• This reply was modified 2 years, 2 months ago by  Michael Maher. Reason: formatting

July 4, 2016 at 4:51 pm

I suspect asking Trevor might be the best solution. I've pinged him on Twitter, @pcgeek86.

July 4, 2016 at 5:40 pm

What version of PowerShell are you running? With the latest version of WMF5 on Windows 10, I'm not seeing a problem when I tried to reproduce this, but I do remember there being some headaches with the JSON serializer in PSv4:

$json = @'
{
    "host_cpus":  40,
    "host_sn":  "8XXXXX2",
    "hostname":  "ESXI-01.company.local",
    "vms":                 [
                              {
                                  "memory":  "16384",
                                  "name":  "DC-01"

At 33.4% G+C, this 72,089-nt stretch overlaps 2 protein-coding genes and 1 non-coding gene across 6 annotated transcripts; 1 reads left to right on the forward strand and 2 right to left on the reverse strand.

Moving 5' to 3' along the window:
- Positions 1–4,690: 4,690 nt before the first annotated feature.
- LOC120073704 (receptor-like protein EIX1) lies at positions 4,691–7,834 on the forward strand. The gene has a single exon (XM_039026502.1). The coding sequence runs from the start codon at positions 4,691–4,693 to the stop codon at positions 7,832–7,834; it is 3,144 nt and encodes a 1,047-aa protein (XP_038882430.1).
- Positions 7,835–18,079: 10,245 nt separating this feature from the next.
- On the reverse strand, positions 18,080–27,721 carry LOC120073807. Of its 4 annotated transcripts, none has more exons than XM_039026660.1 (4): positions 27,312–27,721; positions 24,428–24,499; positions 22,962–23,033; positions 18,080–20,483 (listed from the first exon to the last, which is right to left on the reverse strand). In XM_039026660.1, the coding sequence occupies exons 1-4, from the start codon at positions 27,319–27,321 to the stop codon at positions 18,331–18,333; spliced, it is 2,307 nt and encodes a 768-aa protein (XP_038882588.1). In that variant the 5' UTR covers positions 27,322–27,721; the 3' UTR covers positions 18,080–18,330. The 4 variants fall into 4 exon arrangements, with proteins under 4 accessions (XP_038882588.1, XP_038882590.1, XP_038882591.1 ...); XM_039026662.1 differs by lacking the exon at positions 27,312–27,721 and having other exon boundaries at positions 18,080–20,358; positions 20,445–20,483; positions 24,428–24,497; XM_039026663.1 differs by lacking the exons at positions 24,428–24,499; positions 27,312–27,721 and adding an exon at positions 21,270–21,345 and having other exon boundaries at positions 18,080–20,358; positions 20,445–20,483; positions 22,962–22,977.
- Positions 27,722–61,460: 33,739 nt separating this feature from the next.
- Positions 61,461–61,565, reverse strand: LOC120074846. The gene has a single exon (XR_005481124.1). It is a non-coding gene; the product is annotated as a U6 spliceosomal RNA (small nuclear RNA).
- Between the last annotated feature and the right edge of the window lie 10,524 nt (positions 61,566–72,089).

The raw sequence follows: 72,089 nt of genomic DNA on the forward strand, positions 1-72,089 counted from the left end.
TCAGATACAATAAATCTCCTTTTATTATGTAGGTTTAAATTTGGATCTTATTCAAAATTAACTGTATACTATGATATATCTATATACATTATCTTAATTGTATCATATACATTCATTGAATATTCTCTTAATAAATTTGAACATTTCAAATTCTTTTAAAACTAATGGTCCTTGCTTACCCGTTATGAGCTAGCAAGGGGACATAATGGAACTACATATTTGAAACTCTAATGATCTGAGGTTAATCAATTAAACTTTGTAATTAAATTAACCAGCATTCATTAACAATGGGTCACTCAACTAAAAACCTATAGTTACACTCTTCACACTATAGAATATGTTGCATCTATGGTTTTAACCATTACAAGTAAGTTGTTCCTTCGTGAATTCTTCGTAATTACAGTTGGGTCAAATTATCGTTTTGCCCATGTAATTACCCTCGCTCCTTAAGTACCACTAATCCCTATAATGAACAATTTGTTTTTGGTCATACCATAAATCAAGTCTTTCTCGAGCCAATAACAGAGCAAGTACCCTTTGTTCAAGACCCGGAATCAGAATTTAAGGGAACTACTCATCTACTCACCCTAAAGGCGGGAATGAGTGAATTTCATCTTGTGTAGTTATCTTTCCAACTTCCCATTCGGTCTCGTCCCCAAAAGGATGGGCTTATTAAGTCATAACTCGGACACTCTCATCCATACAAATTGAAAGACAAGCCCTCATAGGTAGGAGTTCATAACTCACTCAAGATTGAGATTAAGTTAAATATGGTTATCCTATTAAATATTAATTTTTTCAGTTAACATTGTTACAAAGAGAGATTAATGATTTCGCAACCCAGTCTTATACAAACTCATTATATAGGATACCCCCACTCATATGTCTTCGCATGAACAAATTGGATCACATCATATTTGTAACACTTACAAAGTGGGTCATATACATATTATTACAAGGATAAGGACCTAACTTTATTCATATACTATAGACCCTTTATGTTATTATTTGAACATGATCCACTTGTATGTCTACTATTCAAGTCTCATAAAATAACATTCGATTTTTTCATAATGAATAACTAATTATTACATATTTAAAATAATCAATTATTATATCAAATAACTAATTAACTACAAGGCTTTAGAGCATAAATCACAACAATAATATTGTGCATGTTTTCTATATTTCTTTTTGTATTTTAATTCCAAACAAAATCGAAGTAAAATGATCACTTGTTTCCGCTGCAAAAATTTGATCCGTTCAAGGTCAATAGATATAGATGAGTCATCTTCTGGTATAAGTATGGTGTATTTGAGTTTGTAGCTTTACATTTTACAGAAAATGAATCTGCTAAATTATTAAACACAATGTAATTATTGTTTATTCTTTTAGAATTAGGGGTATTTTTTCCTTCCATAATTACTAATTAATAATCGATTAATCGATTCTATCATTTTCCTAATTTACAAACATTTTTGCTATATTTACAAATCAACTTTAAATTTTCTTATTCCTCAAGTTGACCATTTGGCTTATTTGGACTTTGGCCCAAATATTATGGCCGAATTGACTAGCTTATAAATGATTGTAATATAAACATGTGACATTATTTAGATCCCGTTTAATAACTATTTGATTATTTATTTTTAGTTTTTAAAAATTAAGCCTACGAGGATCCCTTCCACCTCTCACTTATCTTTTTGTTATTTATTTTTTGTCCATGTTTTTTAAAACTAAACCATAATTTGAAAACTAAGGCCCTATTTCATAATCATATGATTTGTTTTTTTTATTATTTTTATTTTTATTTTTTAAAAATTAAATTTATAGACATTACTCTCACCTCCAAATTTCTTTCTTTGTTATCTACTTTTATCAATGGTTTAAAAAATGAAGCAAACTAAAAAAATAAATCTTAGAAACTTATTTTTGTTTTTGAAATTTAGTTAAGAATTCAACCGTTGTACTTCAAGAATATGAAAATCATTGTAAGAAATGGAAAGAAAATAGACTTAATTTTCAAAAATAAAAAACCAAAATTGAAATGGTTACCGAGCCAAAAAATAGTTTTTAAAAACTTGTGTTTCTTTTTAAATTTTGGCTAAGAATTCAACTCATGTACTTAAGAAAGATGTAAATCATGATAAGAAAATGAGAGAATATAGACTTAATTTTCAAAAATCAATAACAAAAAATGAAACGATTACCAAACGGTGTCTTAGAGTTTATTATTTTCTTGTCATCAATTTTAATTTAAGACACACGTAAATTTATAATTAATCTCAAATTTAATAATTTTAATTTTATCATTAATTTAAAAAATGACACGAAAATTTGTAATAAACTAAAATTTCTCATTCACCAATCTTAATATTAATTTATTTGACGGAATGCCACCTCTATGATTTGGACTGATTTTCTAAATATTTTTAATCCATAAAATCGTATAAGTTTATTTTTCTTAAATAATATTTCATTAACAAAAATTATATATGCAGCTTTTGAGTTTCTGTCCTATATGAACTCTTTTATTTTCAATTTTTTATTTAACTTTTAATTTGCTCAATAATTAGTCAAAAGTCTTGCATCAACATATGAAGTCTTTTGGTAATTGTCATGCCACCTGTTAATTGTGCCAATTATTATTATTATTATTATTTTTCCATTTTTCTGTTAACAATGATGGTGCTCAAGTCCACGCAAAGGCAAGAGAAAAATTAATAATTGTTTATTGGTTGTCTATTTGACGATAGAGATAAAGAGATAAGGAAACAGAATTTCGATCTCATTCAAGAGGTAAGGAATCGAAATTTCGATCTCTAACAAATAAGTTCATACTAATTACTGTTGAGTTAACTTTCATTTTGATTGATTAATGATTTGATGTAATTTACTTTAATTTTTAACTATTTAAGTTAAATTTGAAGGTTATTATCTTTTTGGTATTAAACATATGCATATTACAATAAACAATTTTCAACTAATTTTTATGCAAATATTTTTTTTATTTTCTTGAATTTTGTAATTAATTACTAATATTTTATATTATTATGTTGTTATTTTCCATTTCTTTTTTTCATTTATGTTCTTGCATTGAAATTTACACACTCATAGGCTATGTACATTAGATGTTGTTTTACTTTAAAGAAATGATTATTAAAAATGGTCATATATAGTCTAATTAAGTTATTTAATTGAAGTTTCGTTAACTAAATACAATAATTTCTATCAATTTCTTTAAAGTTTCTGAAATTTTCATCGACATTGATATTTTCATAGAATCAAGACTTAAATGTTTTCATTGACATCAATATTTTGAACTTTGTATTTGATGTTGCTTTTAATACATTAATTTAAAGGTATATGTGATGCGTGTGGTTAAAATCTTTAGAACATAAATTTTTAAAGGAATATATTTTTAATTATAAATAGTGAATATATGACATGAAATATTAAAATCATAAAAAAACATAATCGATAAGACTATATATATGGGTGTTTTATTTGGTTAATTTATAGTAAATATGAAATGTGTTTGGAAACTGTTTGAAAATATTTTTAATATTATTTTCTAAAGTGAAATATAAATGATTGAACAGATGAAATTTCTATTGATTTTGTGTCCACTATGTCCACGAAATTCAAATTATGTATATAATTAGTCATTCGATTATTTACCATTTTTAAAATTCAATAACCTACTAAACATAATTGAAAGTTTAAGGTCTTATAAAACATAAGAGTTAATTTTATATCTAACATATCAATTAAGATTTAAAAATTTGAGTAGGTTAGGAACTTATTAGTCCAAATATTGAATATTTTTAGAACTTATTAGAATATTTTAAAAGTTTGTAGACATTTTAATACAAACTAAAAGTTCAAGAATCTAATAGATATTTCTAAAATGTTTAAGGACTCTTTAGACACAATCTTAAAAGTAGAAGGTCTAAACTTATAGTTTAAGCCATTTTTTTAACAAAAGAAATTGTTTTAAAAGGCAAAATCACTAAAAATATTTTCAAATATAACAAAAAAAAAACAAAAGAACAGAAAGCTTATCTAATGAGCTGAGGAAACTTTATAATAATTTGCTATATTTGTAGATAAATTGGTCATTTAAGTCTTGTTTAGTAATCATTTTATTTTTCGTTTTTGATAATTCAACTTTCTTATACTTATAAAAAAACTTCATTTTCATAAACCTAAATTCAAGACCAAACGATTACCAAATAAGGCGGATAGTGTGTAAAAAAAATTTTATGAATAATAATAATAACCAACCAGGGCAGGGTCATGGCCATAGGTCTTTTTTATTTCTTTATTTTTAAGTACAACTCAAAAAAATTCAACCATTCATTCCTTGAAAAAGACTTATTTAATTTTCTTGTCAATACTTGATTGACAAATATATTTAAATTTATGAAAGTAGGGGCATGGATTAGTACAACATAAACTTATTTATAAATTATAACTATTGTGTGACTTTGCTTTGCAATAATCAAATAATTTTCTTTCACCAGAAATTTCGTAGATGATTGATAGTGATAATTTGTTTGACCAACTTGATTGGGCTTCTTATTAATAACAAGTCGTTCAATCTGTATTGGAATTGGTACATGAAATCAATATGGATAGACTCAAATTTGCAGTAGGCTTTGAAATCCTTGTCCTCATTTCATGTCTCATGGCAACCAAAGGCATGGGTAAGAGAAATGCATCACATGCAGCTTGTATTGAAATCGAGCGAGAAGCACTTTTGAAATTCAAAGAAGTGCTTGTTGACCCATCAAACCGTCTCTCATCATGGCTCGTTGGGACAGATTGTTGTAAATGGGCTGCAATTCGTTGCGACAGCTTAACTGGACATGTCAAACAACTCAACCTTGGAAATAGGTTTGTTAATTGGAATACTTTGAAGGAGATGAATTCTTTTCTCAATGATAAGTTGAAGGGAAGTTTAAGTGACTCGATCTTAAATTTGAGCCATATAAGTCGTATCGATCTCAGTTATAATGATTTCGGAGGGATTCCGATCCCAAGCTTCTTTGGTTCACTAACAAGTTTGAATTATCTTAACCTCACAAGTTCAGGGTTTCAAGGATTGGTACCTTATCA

},
                              {
                                  "memory":  "8192",
                                  "name":  "test-centos"
                              }
                          ]
            }
'@

$json | ConvertFrom-Json | ConvertTo-Json -Depth 2

< #
{
    "host_cpus":  40,
    "host_sn":  "8XXXXX2",
    "hostname":  "ESXI-01.company.local",
    "vms":  [
                {
                    "memory":  "16384",
                    "name":  "DC-01"
                },
                {
                    "memory":  "8192",
                    "name":  "test-centos"
                }
            ]
}
#>

July 4, 2016 at 5:58 pm

Hi Dave,

I'm on WMF5 but Windows 7 (5.0.10586.117).

I will set-up a W12 R2 or W10 system with WMF5 and see if that works.

Thanks,

Michael

July 5, 2016 at 6:36 pm

Hi Guys,

Yes hit the issue on Windows 2012 R2 and Windows 10.

I involved one of my developer friends and he picked up on how to apply Trevor's recommendation to use syncroot. The issue appears when using Select-Object (which you have not run Dave).

Get-VMHost -Name $esxihost | Get-View |